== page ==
If congressional Republicans' proposed solution to cutting health care costs — giving states block grants to fund Medicaid — sounds familiar, it’s because it is. Texas’ GOP lawmakers are backing similar proposals to put states in charge of deciding how to insure indigent children, the disabled and the very poor.
While the congressional proposal focuses on Medicaid financing, one Texas proposal, called a health care compact, takes it a step further — turning over not just the purse strings, but authority for operating Medicaid, to the states. Both are long shots. The Republican congressional proposal needs the unlikely support of the Democrat-controlled U.S. Senate and the Obama administration. The Texas proposal has a good chance at passing here, but it too requires a congressional — and presidential — OK.
Currently, Medicaid is largely financed through a combination of state dollars and federal matching funds. Under the Republican budget proposal laid out in Washington earlier this month, the federal government would give states lump sums instead of matching dollars and far more discretion over how the money is distributed — a move the nonpartisan Congressional Budget Office estimates could save $180 billion over a decade.
“Block grants are the way to go with Medicaid,” said U.S. Rep. Bill Flores, R-Bryan, who serves on the House Budget Committee. GOP budget writers, he said, talked extensively to state governors, including Texas Gov. Rick Perry, before releasing their plan. “It’s better to let the governance of this program become more localized,” he said.
Brenham Republican Rep. Lois Kolkhorst’s House Bill 13, which will be heard in committee on Wednesday, bears close resemblance to the Republican congressional budget plan; it seeks a waiver from Washington to give the state more control over Medicaid spending. Her HB 5 — a health care compact — goes even further. It would, in partnership with other states, ask Washington for control over Medicaid, from its funding to how it’s structured and who it covers.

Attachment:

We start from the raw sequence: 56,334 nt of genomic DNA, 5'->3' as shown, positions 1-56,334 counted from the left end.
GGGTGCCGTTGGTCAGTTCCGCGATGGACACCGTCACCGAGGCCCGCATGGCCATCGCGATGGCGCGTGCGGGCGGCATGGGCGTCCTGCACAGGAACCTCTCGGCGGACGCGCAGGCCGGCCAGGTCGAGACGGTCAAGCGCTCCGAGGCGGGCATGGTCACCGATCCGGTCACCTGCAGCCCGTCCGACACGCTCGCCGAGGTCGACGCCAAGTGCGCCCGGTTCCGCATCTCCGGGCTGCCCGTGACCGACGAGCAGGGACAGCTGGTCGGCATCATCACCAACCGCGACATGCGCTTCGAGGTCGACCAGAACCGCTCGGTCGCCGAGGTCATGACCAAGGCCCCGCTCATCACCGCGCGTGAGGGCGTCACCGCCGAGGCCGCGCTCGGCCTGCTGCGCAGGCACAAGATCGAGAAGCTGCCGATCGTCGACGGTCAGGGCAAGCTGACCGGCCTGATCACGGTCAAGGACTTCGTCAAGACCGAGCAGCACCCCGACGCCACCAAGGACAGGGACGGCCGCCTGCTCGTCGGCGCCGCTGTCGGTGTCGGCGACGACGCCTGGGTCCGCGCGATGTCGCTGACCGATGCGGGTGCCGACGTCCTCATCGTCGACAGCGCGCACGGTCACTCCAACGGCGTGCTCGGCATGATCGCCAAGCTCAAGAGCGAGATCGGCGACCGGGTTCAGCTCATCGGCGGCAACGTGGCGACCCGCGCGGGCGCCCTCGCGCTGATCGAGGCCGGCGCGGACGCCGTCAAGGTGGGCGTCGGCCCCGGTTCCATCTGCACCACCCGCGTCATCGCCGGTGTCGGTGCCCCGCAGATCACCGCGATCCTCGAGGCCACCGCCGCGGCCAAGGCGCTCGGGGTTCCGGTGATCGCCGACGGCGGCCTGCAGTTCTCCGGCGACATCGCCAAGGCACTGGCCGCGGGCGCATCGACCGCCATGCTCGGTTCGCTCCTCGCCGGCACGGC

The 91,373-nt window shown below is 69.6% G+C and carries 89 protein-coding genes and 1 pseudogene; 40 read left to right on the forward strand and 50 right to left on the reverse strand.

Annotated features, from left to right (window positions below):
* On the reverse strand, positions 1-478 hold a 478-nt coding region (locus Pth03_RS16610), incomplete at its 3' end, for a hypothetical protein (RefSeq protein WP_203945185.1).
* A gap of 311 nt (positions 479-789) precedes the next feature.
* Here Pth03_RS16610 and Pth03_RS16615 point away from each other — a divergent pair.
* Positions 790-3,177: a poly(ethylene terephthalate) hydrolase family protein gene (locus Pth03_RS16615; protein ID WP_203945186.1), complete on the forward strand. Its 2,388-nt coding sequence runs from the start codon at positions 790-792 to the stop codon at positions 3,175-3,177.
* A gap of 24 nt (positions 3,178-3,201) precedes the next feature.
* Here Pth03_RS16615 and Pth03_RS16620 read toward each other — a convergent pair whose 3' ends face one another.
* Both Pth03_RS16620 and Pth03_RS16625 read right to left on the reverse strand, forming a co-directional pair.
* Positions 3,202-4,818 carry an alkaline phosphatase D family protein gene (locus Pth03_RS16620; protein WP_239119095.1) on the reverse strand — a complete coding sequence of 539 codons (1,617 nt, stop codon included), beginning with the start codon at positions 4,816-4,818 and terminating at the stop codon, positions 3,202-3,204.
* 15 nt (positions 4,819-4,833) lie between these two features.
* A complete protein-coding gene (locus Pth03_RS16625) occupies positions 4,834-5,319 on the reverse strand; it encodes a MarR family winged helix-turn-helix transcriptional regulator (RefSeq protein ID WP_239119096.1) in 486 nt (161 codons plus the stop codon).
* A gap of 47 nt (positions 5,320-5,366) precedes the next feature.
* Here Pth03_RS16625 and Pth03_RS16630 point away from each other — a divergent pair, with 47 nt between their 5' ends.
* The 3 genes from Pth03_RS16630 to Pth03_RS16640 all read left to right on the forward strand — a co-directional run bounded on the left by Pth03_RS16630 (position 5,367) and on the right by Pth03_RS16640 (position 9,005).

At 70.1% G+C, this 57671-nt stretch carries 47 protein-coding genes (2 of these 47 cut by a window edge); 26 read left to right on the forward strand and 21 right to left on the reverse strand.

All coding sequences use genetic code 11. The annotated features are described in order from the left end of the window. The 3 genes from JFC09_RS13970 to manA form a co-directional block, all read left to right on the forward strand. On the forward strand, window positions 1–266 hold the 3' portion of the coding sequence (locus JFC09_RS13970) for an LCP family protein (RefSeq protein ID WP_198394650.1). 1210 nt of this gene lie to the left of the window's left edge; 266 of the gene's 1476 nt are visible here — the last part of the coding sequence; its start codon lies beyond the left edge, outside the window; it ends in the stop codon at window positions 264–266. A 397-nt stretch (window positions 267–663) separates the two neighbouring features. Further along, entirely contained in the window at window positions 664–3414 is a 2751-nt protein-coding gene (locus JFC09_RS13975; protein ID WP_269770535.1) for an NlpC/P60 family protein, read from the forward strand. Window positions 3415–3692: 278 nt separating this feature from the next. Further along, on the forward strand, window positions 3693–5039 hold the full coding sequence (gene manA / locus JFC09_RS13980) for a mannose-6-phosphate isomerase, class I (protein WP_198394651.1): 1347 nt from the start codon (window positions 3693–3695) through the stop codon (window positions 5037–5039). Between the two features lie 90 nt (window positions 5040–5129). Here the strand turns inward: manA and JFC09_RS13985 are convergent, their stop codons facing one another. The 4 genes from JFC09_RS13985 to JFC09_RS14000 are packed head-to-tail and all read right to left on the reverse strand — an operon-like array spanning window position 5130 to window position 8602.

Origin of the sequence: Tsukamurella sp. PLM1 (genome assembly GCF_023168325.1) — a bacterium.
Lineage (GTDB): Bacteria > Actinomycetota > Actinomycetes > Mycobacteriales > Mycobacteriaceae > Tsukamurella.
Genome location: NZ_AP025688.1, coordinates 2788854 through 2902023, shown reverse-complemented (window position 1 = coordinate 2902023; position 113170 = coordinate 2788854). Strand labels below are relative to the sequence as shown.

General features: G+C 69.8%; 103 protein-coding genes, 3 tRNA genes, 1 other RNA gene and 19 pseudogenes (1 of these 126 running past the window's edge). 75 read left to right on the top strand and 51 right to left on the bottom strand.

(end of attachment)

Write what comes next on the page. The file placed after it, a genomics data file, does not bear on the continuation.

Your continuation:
Arlene Wohlgemuth, executive director of the conservative think tank Texas Public Policy Foundation, said the big difference between block grants and a health care compact is largely philosophical: The block grant is finance reform, while the health care compact is governance reform. “The compact is about who decides about your health care — whether it’s sent down by Washington to the states, or sent from the states to the federal government,” she said. “It’s an opportunity for states to write federal law.”
Wohlgemuth said she expects between five and 10 states to pass health care compacts this legislative cycle, and several more to sign on next year. By the summer of 2012, supporters hope to ship the compact off to Congress. Wohlgemuth said she thinks the U.S. Senate will have more trouble saying no to a chorus of states than to the current GOP budget proposal. “It’s about re-establishing the constitutional relationship between the states and the federal government,” she said.
But Democrats both in Washington and in Austin suggest these proposals are pipe dreams. They say the Obama administration, which intends to release its own Medicaid and Medicare cost-saving proposals on Wednesday, has no intention of ceding federal authority over Medicaid to individual states, which could then curb eligibility as they see fit. State Rep. Garnet Coleman, D-Houston, said flexibility exists in the current system for states to seek waivers and tweak their Medicaid programs.
“There’s no way that the Senate or the administration would compromise on something that removes entitlements for seniors and for children and the disabled,” Coleman said. “It’s just not something that should happen.”
Leo Linbeck III, a Houston builder and vice chairman of the national Health Care Compact Alliance, said it’s wrong to suggest the proposals are about booting people off of Medicaid rolls. He argues that they are really about freeing very different states from a top-down, one-size-fits-all program. While he agrees with Coleman that the block grants and health care compact face an uphill battle in Washington, he suggests there’s a silver lining.
“They’re starting a conversation,” he said. “States have got to go up to Washington and say, “Stop making these decisions for us; we’ll make them ourselves.’”
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